Scott K. Ginsburg, a Texas millionaire and alum of Georgetown University’s law school in Washington, D.C., wants to keep his lawsuit against his alma mater in Dallas federal court rather than permit it to move to D.C.
In March, Ginsburg had filed a complaint, seeking to recover $7.5 million in donations he made to Georgetown. He sought recovery, he alleged in his March 4 complaint, because the school had balked at naming a fitness center after him despite its contractual obligations to do so.
In his complaint in Scott K. Ginsburg v. Georgetown filed in the U.S. District Court for the Northern District of Texas, Ginsburg alleged that the law school reneged on a naming-rights agreement reached in 2000 after he was found civilly liable for insider trading. In April, Georgetown University fired back. In an answer and counterclaim filed in Dallas federal court on April 9, the university alleged that Ginsburg breached a contract and owes $9 million in pledged donations to Georgetown University Law Center.
In an Aug. 22 filed objection to a ruling granting a motion to transfer the case to D.C., Ginsburg argues that when a federal magistrate granted Georgetown’s request to move the case, she failed to “give any weight to Mr. Ginsburg’s choice — and right — to bring suit in his home city.”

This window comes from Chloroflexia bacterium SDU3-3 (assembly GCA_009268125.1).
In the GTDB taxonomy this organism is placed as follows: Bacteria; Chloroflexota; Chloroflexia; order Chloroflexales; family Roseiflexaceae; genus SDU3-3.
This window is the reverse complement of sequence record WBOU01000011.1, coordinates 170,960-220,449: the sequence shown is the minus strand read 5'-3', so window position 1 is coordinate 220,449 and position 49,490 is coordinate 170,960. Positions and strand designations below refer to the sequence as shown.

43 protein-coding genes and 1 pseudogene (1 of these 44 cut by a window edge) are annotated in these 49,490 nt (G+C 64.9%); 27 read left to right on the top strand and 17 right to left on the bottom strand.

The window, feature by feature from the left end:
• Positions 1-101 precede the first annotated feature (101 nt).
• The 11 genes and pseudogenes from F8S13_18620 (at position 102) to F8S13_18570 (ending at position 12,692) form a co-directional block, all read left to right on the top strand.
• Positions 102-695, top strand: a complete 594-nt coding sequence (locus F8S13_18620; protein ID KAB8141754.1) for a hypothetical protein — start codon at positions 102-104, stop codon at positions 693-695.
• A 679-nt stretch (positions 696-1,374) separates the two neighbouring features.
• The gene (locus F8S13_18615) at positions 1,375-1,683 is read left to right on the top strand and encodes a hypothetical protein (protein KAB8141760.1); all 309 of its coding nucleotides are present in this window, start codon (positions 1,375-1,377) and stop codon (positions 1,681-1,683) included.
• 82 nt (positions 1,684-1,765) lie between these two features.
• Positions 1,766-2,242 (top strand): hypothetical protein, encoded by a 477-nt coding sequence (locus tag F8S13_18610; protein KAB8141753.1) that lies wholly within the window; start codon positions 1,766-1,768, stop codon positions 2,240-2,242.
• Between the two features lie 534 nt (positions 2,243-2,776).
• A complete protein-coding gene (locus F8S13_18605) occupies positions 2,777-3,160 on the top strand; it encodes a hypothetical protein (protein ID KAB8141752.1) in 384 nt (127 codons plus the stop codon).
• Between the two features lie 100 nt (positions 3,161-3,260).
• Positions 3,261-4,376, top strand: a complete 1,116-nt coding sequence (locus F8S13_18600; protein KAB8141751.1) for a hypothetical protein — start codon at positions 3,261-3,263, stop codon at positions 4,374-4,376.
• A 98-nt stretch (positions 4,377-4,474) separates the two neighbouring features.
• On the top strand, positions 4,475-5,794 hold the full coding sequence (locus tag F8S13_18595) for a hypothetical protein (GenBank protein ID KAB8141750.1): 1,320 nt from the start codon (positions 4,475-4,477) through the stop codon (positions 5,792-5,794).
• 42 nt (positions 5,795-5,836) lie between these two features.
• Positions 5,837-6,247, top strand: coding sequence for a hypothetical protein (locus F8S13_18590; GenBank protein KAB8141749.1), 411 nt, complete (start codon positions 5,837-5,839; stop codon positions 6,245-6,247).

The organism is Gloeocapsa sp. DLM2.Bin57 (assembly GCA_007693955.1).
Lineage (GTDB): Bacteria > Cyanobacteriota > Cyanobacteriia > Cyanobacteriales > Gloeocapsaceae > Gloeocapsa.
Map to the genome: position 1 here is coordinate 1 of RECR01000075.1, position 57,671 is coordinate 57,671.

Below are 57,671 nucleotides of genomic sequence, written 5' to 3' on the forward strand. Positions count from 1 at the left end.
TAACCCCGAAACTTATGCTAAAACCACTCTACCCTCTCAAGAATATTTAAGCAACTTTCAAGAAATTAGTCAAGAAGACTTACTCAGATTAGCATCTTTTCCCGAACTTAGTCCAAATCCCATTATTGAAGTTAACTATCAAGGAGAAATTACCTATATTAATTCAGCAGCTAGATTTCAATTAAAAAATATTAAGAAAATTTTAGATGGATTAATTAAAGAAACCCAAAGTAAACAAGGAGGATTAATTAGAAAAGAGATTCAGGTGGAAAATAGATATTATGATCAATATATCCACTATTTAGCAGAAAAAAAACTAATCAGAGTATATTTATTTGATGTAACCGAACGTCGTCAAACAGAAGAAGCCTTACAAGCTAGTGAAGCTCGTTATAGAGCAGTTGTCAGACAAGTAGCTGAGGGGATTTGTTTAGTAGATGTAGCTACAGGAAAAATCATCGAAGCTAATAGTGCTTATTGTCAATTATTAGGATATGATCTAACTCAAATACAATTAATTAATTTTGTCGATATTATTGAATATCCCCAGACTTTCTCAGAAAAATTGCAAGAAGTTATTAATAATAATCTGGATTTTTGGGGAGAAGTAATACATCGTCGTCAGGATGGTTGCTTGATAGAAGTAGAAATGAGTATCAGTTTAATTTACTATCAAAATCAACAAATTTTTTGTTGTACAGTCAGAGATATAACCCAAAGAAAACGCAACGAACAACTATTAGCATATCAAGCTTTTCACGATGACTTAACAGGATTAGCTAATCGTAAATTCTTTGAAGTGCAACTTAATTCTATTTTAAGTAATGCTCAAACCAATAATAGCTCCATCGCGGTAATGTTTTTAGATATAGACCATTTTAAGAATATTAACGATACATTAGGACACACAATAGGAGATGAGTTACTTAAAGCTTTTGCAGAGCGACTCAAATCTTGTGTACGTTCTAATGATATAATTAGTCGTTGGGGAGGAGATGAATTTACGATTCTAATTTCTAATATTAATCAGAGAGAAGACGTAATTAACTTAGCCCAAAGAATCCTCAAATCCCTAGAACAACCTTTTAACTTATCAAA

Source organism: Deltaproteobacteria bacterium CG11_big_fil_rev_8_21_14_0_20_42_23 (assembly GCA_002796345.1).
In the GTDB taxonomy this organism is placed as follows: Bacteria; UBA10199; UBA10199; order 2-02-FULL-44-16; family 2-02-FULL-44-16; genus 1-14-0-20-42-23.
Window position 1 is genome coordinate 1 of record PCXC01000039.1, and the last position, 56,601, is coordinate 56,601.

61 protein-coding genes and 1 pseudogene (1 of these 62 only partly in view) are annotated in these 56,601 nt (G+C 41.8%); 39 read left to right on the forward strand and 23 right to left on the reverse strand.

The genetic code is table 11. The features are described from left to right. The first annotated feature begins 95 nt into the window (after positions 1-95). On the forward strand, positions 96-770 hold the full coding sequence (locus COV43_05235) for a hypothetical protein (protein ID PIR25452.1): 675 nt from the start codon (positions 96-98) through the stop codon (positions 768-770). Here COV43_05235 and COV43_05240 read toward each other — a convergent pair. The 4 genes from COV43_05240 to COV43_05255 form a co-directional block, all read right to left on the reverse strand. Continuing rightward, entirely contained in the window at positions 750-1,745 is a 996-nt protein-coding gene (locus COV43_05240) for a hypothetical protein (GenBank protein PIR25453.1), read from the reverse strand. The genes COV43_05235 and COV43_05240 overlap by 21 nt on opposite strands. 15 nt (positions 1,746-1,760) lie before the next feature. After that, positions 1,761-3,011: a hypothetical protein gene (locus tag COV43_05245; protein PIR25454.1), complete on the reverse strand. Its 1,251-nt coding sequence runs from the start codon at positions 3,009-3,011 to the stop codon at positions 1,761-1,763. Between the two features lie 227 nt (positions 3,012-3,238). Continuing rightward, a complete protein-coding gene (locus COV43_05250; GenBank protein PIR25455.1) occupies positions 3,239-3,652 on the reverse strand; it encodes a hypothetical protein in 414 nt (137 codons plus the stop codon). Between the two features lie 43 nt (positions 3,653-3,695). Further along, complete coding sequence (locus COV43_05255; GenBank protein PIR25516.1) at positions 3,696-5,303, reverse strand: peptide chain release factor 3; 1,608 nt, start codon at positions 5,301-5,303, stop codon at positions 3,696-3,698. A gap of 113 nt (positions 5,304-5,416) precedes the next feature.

On Aug. 8, U.S. Magistrate Renee Harris Tolliver granted Georgetown’s motion to transfer Ginsberg's case. In her opinion, Tolliver notes that “the bulk of the witnesses and documentary evidence are located [in D.C.].” She notes also that Ginsburg had argued that the alleged fraudulent misrepresentations occurred in Dallas, the contract between the two parties arose in Dallas, and Georgetown’s conduct was harmful to him, as a resident of Dallas. But, Tolliver writes, Ginsburg “should have anticipated the possibility of having to travel to there to vindicate his rights in the event of a contract breach” and says that both public and private interest factors support transferring the case. This includes statistics Georgetown provided showing the Northern District of Texas has “approximately 29% more filings, 215% more cases pending, 3 fewer judgeships and approximately 374% more civil filings and 269% more pending cases per judgeship than the District of Columbia.”
Ginsburg had countered with evidence showing that Northern District’s “median time from filing to disposition and/or trial is significantly shorter” than the District of Columbia, according to Tolliver’s opinion. In his objection, Ginsburg asks that the court deny Georgetown’s transfer motion or, alternatively remand to Tolliver with instructions to reconsider, “with due weight to the convenience of party witnesses as recognized by several district courts in this [5th] Circuit.”
Trey Cox, a partner in Dallas' Lynn Tillotson Pinker & Cox, who represents Ginsburg, and Bruce D. Oakley, a partner in Hogan Lovells in Houston who represents Georgetown, both did not immediately return calls to their office seeking comment.
-- Miriam Rozen